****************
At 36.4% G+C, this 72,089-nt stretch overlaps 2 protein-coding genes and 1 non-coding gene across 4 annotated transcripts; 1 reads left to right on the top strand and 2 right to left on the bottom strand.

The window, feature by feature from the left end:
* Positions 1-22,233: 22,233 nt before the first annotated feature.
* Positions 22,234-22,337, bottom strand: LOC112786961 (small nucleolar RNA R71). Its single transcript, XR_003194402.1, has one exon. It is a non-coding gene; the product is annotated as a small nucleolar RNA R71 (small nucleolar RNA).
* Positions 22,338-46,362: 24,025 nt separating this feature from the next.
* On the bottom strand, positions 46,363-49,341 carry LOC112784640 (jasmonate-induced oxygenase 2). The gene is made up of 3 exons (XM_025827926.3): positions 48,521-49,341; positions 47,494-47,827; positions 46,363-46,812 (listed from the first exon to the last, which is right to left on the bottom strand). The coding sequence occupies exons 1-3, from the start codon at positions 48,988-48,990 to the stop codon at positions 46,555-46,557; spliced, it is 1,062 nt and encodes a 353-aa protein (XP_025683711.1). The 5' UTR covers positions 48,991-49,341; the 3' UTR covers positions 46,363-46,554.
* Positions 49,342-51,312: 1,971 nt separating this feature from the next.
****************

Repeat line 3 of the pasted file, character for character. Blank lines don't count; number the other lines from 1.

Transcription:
* Positions 1-22,233: 22,233 nt before the first annotated feature.